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Israeli envoy slams disclosure of US hold on arms for Israel, calling move ‘the wrong message’


May 10, 2024

It was “unacceptable” that the U.S. decision to withhold some weapons from Israel became public while the two governments still were discussing Israel’s planned offensive into the Gaza city of Rafah, the Israeli envoy to Washington said on Thursday.

The U.S. pause on some arms supplies to Israel “sends the wrong message to Hamas and to our enemies in the region,” Israeli Ambassador Michael Herzog told a Carnegie Endowment for International Peace webinar a day after U.S. President Joe Biden warned Israel for the first time that Washington would withhold weapons if Israeli forces launch a major offensive into Rafah.

Biden’s comments in a CNN interview were his strongest public warning to date in his effort to deter an Israeli assault on Rafah. They underscored a growing rift between the U.S. and its strongest ally in the Middle East.


Billions of dollars worth of U.S. weaponry remains in the pipeline for Israel, despite the delay of one shipment of bombs and a review of others because of U.S. concerns their use in Rafah could wreak more devastation on Palestinian civilians.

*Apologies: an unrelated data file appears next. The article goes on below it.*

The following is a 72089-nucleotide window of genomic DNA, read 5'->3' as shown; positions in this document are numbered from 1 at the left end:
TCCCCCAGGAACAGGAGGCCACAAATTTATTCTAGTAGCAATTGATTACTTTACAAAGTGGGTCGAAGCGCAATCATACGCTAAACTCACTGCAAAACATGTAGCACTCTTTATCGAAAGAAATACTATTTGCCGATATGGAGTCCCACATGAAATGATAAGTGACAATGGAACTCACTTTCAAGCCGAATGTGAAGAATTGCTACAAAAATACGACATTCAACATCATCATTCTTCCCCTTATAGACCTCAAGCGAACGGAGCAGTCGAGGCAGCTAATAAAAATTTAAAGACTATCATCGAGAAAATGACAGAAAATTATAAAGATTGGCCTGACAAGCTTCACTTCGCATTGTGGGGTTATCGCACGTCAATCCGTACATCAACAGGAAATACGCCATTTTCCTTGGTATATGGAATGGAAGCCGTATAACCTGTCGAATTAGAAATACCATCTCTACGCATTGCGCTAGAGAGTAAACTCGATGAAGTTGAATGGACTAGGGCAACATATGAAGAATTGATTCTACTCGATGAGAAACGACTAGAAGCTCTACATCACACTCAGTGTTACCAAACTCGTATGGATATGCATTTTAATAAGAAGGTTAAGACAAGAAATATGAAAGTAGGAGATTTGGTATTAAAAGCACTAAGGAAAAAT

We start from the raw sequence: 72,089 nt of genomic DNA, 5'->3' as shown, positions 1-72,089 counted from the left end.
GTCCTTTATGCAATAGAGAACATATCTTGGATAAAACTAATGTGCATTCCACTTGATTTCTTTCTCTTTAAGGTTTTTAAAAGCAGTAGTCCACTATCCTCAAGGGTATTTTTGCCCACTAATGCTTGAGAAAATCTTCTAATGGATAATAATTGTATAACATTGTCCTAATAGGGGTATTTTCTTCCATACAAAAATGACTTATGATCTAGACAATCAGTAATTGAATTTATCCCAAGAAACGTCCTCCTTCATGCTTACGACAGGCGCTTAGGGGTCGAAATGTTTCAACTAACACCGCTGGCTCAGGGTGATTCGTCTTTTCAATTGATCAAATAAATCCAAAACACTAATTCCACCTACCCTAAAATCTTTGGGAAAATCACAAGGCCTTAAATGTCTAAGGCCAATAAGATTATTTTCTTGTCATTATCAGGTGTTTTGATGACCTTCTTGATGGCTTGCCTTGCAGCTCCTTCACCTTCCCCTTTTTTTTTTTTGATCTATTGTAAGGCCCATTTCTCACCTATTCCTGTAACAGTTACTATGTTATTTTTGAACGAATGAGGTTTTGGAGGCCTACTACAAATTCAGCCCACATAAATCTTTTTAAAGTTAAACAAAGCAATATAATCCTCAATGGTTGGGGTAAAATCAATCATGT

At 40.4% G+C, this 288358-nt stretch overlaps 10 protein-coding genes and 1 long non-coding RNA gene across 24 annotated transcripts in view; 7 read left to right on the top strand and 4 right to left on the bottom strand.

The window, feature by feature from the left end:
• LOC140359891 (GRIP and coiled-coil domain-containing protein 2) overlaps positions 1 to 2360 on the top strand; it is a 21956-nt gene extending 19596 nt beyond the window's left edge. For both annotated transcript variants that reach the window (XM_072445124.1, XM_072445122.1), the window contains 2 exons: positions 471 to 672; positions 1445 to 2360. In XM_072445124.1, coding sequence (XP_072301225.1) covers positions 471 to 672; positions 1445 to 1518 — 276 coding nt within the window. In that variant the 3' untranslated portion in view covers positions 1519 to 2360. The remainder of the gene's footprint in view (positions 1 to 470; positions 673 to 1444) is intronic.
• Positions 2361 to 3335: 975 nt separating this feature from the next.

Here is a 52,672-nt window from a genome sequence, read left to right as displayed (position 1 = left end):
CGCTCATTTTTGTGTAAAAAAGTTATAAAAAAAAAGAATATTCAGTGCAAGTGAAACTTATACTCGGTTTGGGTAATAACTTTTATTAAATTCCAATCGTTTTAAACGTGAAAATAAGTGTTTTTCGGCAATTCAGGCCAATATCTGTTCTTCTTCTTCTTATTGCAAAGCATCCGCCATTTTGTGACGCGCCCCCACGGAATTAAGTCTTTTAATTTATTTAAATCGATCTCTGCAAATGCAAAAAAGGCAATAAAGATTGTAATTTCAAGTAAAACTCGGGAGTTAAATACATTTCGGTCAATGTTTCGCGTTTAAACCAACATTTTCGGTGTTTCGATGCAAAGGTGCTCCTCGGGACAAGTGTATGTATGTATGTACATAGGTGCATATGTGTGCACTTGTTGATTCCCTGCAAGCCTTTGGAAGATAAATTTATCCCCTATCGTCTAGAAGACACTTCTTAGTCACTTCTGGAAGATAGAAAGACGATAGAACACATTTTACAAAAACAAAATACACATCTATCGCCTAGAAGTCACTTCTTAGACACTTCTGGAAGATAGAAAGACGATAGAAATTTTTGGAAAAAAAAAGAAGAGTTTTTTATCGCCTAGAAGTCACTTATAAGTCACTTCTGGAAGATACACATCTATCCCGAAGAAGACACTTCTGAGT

The U.S. has said it has not seen an Israeli plan to protect the estimated 1.4 million Palestinian civilians in Rafah, most of them displaced by fighting from other parts of the devastated Gaza Strip.

Herzog said Israeli officials had been discussing a Rafah operation for weeks with U.S. officials “and we told them point blank that we’re not going to move automatically into the urban area without first developing a plan for the population and implementing” that plan.

“We told the administration that what we are going to do is not time based, it is conditions based and we showed them our plans,” he continued.

“I think its unfortunate that before we completed this discussion…things went out in public in the sense that, you know, ‘Don’t do Rafah and if you do we withhold certain weapons,” Herzog said. “I might say as well it is unacceptable.”

Israel launched its offensive in Gaza following the Oct. 7 onslaught into Israel by Hamas fighters who killed some 1,200 people and took 252 hostages back into the seaside enclave.

Israel’s assault has killed nearly 35,000 Palestinians and wounded nearly 80,000, most of them civilians, Hamas-ruled Gaza’s health ministry says.

Herzog said the U.S. decision to withhold some weapons “puts us in a corner because we have to deal with Rafah one way or the other.”

To achieve its goal of destroying Hamas as a military and political force and eliminate its threat, Israel must defeat four battalions of Hamas fighters deployed in Rafah, he said.

“I don’t believe we can complete the job of defeating Hamas in Gaza without addressing this question,” Herzog said.


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